Once the transition graph is constructed, it is analyzed to determine if it satisfies the requirements of the system being modelled. For example, in a deterministic finite automaton, there can be only one transition from each state for each input symbol. If the transition graph does not satisfy the requirements of the system, it may need to be modified and the construction process repeated until the model accurately represents the system being modelled.

Longest Match Rule

A key idea in lexical analysis is the Longest Match Rule, which is applied to identify the longest possible token (a unit of language) in an input string. It says that the lexer should pick the longest matching substring as the token when several regular expressions or patterns match a portion of the input. The Longest Match Rule, for instance, ensures that "bookstore" is recognized as a single token in the text "bookstore" if there are patterns for both "book" and "bookstore," giving priority to longer matches to prevent tokenization ambiguities.

Architecture of Lexical Analyzer

A compiler's core element is the lexical analyzer. The three main components of its architecture are input buffering, scanning, and token output. Character by character, the input source code is read during the input buffering phase. The scanning phase uses regular expressions and rules to find and classify tokens. The Token Output phase creates a symbol table or tokenized output as a final product. This architecture guarantees that the source code is processed in a sequential manner, with each stage adding to the code's accurate tokenization.

Roles and Responsibility of Lexical Analyzer

The Lexical Analyzer in a compiler plays an essential role in the compilation process. Its responsibilities include:

  • Reading the source code and buffering it for analysis.
     
  • Tokenizing the code by identifying and categorizing tokens.
     
  • Eliminating whitespace and comments.
     
  • Generating meaningful error messages when encountering syntax errors.
     
  • Building a symbol table for later stages of compilation.
     
  • Providing a well-structured output for the parser.

Advantages of Lexical analysis

The advantages of Lexical analysis are the following:

  • Lexical analysis enables browsers to format and display a web page with the aid of parsed data.
     
  • It is in charge of producing an executable binary code.
     
  • It makes the task's processor more effective and specialised.

Disadvantages of Lexical analysis

The disadvantages of Lexical analysis are the following:

  • Lexical analyser contains some code which take significant amount of time to read the source code and splitting it into the tokens.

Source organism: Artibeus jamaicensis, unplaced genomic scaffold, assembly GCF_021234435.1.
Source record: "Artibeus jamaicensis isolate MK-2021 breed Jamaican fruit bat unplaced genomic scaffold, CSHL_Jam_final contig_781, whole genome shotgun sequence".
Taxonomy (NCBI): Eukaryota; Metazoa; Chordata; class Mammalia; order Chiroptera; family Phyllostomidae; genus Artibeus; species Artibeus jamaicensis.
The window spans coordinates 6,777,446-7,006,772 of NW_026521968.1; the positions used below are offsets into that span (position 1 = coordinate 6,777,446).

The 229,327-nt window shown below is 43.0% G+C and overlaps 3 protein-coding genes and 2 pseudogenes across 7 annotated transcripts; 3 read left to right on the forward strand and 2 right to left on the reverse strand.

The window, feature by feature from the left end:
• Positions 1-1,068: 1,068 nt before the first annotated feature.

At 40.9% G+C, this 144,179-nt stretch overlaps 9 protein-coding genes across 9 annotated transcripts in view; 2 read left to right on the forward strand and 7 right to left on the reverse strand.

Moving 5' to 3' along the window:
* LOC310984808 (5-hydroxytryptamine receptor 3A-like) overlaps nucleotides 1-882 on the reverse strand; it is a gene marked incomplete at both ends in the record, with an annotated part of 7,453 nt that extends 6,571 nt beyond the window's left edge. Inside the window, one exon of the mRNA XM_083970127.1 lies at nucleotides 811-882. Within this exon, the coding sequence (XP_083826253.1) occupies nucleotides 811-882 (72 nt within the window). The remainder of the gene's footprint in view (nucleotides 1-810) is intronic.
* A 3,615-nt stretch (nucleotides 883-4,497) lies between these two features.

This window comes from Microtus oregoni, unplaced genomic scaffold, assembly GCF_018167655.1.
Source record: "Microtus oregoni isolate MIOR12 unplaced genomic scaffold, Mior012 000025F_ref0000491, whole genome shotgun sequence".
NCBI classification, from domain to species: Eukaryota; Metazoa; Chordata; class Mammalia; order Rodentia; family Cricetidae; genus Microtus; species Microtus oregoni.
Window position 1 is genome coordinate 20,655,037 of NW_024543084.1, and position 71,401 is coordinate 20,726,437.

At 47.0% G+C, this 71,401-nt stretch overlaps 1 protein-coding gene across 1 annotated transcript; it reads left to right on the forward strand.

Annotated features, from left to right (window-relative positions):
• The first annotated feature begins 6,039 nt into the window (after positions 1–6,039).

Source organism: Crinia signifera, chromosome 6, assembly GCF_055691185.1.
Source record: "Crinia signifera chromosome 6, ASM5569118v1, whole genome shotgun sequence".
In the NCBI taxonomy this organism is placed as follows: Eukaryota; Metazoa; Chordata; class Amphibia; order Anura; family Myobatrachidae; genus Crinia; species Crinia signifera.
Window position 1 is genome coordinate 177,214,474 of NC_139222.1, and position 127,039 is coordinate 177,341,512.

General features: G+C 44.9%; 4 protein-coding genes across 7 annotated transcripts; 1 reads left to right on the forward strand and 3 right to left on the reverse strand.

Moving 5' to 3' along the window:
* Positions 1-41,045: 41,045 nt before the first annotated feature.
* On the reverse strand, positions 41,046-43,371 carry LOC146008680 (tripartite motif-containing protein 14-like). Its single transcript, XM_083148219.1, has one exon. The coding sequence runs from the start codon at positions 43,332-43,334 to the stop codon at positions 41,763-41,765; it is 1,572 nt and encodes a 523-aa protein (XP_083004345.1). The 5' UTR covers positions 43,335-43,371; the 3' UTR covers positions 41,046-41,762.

• It requires additional development and testing for the lexer and its token descriptions.
     
  • It takes additional runtime to create the lexer tables and to construct the token.

Check this out : Boundary value analysis

Frequently Asked Questions

Q. What is the main purpose of the lexical analysis?

Lexical analysis is like the first step of a compiler. It takes the code you've written and turns it into smaller pieces called tokens. It also gets rid of any empty spaces in the code to make it easier to work with.

Q. What is the lexical analyzer also called?

The lexical analyzer, also known as a lexer or scanner, is like a word detective. It reads code and breaks it into small pieces called tokens, making it easier for the computer to understand.

Q. What is the difference between lexical analyzer and parser?

A lexical analyzer reads code to identify words like keywords and variables. A parser takes these tokens to understand their relationships, forming a structured representation, like a syntax tree.

Q. Which characters are ignored during lexical analysis?

The lexical analyzer ignores white spaces, comments, tab and fragments and divides the program into tokens. The main purpose of the lexical analyzer is to remove the extra spaces, read the program and change it to the tokens for further phases.

Conclusion

In this article, we have extensively discussed  Lexical Analysis in compiler design, tokens, lexeme, specifications, examples of tokens, regular expressions, finite automata, roles and responsibilities, architecture of lexical analyzer, errors, advantages, and disadvantages.
Check Out - Gate Questions on Lexical Analysis